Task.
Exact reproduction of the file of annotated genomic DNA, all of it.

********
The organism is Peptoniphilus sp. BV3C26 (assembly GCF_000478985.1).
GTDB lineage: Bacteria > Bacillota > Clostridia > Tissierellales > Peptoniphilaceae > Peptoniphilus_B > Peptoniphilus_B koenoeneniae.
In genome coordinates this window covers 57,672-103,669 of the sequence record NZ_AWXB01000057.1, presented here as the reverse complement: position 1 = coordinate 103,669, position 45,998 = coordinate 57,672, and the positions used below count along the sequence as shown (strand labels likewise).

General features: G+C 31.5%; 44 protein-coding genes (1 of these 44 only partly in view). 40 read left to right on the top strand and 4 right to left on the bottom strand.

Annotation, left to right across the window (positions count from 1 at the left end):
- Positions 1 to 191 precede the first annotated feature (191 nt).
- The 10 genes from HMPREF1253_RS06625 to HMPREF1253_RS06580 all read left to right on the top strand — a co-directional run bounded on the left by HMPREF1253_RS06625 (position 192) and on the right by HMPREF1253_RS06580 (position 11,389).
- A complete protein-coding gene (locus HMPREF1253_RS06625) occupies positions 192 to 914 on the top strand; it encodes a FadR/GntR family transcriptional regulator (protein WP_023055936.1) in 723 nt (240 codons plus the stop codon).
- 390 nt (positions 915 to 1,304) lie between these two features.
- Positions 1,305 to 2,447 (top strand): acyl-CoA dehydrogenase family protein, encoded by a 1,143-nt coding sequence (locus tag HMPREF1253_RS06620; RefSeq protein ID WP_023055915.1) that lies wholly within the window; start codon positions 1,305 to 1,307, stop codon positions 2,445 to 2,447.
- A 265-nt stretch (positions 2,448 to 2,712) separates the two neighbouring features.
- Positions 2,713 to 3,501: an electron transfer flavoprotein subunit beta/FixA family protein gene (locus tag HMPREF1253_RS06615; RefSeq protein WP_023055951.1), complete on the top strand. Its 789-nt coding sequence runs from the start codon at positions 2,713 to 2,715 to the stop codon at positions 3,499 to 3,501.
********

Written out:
The organism is Peptoniphilus sp. BV3C26 (assembly GCF_000478985.1).
GTDB lineage: Bacteria > Bacillota > Clostridia > Tissierellales > Peptoniphilaceae > Peptoniphilus_B > Peptoniphilus_B koenoeneniae.
In genome coordinates this window covers 57,672-103,669 of the sequence record NZ_AWXB01000057.1, presented here as the reverse complement: position 1 = coordinate 103,669, position 45,998 = coordinate 57,672, and the positions used below count along the sequence as shown (strand labels likewise).

General features: G+C 31.5%; 44 protein-coding genes (1 of these 44 only partly in view). 40 read left to right on the top strand and 4 right to left on the bottom strand.

Annotation, left to right across the window (positions count from 1 at the left end):
- Positions 1 to 191 precede the first annotated feature (191 nt).
- The 10 genes from HMPREF1253_RS06625 to HMPREF1253_RS06580 all read left to right on the top strand — a co-directional run bounded on the left by HMPREF1253_RS06625 (position 192) and on the right by HMPREF1253_RS06580 (position 11,389).
- A complete protein-coding gene (locus HMPREF1253_RS06625) occupies positions 192 to 914 on the top strand; it encodes a FadR/GntR family transcriptional regulator (protein WP_023055936.1) in 723 nt (240 codons plus the stop codon).
- 390 nt (positions 915 to 1,304) lie between these two features.
- Positions 1,305 to 2,447 (top strand): acyl-CoA dehydrogenase family protein, encoded by a 1,143-nt coding sequence (locus tag HMPREF1253_RS06620; RefSeq protein ID WP_023055915.1) that lies wholly within the window; start codon positions 1,305 to 1,307, stop codon positions 2,445 to 2,447.
- A 265-nt stretch (positions 2,448 to 2,712) separates the two neighbouring features.
- Positions 2,713 to 3,501: an electron transfer flavoprotein subunit beta/FixA family protein gene (locus tag HMPREF1253_RS06615; RefSeq protein WP_023055951.1), complete on the top strand. Its 789-nt coding sequence runs from the start codon at positions 2,713 to 2,715 to the stop codon at positions 3,499 to 3,501.